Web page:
Unitarians and other opponents of the orthodox Christian doctrine of the Holy Trinity of the Father, Son and Holy Ghost claim that this idea is in fact Tritheism, since these distinct 'personalities' seem to act independently of one another - though not in conflict.
Proponents of the doctrine of the Trinity claim that the three persons do not have separate powers, since they are omnipotent, and do not have separate spheres of influence; their sphere of influence is unlimited. The persons of the Trinity have one divine essence and are indivisible, whereas Tritheism appears to suggest three separate gods. Athanasius of Alexandria attempted to distinguish Trinitariansim from both Tritheism and Modalism in the Athanasian Creed.
At various times in the history of Christianity, various theologians were accused by the church of tritheism, which the church treated as heresy. John Philoponus, an Aristotelian and monophysite in Alexandria about the middle of the sixth century, was charged with tritheism, because he saw in the Trinity three natures, substances, and deities, according to the number of persons. He sought to justify this view by the Aristotelian categories of genus, species, and individuum. Tritheism was revived in the Anglican Church by Dean Sherlock in his "Vindication of the Doctrine of the Holy and ever Blessed Trinity," 1690. He maintained that, with the exception of a mutual consciousness of each other, which no created spirits can have, the three divine persons are "three distinct infinite minds" or "three intelligent beings." He was widely opposed by trinitarians.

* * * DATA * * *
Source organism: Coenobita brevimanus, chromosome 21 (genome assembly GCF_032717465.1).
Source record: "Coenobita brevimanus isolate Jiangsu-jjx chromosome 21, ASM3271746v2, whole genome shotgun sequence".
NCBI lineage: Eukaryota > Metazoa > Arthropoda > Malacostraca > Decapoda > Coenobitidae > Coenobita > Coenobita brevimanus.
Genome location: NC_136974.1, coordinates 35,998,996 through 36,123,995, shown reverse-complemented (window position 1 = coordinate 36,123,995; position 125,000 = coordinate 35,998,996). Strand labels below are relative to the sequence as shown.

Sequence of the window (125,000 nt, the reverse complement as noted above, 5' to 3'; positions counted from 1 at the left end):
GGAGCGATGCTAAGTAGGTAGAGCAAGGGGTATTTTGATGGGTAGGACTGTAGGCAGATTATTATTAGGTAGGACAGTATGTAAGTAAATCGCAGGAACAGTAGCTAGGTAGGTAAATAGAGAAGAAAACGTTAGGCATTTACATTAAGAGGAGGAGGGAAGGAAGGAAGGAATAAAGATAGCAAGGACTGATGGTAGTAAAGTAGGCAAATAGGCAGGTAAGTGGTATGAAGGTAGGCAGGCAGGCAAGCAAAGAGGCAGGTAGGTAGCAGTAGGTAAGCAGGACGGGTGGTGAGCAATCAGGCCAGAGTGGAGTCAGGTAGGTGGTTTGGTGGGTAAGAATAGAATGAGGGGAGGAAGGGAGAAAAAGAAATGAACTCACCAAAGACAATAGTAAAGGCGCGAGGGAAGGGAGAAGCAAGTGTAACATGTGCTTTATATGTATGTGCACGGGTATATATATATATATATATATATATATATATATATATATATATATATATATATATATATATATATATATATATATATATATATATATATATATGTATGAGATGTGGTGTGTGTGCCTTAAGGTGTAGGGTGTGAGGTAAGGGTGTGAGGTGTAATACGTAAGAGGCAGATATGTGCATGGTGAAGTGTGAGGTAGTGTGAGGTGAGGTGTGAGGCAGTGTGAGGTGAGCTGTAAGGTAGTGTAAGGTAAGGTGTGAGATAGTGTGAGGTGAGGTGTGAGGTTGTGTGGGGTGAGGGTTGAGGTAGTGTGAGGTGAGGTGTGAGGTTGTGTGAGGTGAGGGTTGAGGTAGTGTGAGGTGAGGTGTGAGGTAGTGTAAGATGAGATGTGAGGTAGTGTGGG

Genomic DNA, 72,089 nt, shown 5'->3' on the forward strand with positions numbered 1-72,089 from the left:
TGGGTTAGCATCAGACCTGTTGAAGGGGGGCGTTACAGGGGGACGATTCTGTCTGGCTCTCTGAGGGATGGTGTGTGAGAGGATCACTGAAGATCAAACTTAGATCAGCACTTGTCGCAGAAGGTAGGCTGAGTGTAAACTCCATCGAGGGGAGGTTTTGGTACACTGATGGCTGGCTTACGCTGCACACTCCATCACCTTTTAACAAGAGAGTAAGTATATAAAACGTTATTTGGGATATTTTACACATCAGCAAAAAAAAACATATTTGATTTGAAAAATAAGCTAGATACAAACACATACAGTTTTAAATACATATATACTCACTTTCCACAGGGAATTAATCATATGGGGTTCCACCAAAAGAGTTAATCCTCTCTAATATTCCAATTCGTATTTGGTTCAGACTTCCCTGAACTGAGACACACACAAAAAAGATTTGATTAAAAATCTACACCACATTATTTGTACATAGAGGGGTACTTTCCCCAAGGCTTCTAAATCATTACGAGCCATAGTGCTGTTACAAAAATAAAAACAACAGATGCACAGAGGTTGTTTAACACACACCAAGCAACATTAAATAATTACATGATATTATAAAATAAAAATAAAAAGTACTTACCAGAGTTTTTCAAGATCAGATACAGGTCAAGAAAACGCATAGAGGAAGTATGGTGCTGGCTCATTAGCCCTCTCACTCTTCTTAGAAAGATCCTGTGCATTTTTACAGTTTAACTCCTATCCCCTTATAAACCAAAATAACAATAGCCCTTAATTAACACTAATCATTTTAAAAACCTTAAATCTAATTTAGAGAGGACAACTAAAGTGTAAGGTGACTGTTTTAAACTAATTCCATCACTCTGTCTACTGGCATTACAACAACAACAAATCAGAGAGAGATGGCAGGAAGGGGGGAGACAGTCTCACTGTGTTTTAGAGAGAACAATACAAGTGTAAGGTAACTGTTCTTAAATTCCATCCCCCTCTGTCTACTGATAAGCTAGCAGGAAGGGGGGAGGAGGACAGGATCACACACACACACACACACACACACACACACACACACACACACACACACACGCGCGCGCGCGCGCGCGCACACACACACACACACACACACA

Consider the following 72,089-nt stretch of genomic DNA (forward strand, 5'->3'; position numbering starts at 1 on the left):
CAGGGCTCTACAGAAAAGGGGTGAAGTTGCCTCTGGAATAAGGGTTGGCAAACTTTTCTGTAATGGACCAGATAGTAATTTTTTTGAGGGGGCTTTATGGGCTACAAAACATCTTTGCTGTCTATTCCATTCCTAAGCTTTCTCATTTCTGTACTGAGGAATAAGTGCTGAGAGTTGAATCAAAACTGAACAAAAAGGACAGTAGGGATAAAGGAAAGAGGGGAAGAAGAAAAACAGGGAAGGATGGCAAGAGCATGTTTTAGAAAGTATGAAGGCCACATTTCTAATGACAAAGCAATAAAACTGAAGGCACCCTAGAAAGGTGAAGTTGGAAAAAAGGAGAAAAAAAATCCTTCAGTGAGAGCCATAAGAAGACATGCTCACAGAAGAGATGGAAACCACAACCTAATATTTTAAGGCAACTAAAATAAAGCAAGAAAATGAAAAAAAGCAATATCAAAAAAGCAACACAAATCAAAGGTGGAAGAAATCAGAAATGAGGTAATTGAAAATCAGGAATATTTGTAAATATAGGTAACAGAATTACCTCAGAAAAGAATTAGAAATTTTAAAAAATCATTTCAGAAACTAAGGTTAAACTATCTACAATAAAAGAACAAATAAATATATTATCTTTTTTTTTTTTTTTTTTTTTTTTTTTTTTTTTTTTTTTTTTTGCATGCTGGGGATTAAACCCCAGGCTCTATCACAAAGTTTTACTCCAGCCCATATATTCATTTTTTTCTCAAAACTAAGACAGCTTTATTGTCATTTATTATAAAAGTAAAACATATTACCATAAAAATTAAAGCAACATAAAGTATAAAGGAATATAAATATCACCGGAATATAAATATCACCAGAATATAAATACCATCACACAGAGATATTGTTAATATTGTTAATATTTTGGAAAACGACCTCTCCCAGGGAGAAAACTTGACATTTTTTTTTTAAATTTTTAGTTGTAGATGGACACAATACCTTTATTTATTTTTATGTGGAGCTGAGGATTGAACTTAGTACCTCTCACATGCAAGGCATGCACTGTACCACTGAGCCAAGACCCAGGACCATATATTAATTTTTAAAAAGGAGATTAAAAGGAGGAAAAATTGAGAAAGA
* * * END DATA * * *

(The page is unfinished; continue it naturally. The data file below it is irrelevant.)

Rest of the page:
The so-called Hindu Trinity of Brahma the creator, Vishnu the preserver and Shiva the destroyer has also been said to constitute a Tritheistic belief-system. Like the Chistian Trinity these beings are understood to work, ultimately, in harmony with one another. However this Hindu trinity does not have doctrinal status as in Trinitarian Christianity. It is simply one of many ways in which the Divine order of the universe may be understood.